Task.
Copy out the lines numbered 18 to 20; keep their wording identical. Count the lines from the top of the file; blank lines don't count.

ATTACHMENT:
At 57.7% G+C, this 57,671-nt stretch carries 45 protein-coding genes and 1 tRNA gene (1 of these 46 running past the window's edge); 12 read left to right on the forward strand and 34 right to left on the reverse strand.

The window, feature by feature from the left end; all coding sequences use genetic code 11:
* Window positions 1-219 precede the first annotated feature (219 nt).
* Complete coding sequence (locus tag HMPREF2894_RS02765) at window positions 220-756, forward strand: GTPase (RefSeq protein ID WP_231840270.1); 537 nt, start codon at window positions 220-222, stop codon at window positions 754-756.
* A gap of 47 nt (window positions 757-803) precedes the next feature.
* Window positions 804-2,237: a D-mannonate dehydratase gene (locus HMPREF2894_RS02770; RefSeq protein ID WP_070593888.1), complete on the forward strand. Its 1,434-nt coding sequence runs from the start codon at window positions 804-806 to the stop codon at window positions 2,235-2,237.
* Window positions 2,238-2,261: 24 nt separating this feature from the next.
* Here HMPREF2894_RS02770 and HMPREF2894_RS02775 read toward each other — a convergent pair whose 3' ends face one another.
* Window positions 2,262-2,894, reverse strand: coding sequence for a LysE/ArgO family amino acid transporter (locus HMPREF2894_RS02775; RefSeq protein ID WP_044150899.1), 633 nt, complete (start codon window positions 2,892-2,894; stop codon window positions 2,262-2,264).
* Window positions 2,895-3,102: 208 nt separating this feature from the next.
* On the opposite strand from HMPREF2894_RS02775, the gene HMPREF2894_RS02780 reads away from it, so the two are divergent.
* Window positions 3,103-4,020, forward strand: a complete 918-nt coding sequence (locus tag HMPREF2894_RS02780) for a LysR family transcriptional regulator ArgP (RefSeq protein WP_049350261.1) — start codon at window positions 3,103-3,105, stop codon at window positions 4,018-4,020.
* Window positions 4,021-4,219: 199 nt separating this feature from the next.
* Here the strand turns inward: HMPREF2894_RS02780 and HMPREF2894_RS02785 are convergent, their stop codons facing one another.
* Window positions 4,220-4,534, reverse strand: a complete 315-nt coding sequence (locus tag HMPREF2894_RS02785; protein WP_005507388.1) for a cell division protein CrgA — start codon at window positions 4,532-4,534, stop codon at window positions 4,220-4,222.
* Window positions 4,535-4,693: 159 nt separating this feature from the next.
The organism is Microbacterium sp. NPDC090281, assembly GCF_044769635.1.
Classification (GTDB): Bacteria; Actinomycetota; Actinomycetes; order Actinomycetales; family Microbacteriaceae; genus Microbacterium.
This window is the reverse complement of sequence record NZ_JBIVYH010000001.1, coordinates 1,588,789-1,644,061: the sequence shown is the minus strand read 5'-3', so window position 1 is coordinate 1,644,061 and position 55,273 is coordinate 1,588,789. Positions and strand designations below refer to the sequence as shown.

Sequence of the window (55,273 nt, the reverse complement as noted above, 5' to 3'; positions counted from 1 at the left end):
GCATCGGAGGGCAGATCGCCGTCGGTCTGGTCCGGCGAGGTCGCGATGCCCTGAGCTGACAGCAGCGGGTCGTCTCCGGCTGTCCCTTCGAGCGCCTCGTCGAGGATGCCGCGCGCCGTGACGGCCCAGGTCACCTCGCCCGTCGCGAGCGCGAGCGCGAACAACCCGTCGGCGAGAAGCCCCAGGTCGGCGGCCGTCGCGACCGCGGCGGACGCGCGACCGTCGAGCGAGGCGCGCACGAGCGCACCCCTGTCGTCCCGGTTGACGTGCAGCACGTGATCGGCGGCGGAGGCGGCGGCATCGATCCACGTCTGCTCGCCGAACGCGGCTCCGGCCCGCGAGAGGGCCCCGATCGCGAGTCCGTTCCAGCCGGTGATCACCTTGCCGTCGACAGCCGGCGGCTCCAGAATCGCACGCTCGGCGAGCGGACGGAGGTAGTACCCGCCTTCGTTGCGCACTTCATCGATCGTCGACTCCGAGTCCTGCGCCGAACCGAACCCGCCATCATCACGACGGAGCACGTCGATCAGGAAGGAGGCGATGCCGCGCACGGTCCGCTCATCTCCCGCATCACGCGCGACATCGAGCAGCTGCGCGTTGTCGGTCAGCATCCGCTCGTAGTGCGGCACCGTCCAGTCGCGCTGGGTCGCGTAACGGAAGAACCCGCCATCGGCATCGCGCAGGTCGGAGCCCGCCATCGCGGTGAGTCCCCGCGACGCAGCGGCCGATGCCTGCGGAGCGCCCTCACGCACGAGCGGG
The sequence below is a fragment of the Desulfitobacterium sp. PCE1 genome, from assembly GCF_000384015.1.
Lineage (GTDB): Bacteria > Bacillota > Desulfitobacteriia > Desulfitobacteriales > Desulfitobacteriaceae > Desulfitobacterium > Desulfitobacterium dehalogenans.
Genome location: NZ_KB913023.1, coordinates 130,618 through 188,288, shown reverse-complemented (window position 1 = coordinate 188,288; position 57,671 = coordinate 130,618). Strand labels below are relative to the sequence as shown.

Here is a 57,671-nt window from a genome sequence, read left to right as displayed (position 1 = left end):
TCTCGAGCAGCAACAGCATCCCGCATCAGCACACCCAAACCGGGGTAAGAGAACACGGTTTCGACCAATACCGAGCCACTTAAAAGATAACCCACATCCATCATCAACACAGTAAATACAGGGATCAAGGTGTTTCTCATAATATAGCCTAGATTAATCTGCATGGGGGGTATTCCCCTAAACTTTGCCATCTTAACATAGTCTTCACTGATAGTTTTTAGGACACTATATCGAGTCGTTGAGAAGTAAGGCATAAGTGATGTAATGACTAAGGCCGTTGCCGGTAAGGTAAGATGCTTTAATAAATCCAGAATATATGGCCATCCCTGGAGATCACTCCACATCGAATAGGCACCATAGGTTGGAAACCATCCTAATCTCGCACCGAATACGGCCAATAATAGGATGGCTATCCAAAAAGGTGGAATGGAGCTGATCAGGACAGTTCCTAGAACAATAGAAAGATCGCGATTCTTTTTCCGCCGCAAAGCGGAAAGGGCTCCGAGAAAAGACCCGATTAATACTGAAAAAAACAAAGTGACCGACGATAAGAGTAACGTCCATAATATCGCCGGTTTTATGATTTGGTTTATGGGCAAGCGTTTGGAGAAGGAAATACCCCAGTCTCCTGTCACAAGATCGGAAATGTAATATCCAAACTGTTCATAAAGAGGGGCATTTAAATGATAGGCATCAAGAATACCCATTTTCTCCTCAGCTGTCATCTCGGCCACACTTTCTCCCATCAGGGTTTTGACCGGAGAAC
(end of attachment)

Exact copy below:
Classification (GTDB): Bacteria; Actinomycetota; Actinomycetes; order Actinomycetales; family Microbacteriaceae; genus Microbacterium.
This window is the reverse complement of sequence record NZ_JBIVYH010000001.1, coordinates 1,588,789-1,644,061: the sequence shown is the minus strand read 5'-3', so window position 1 is coordinate 1,644,061 and position 55,273 is coordinate 1,588,789. Positions and strand designations below refer to the sequence as shown.

Sequence of the window (55,273 nt, the reverse complement as noted above, 5' to 3'; positions counted from 1 at the left end):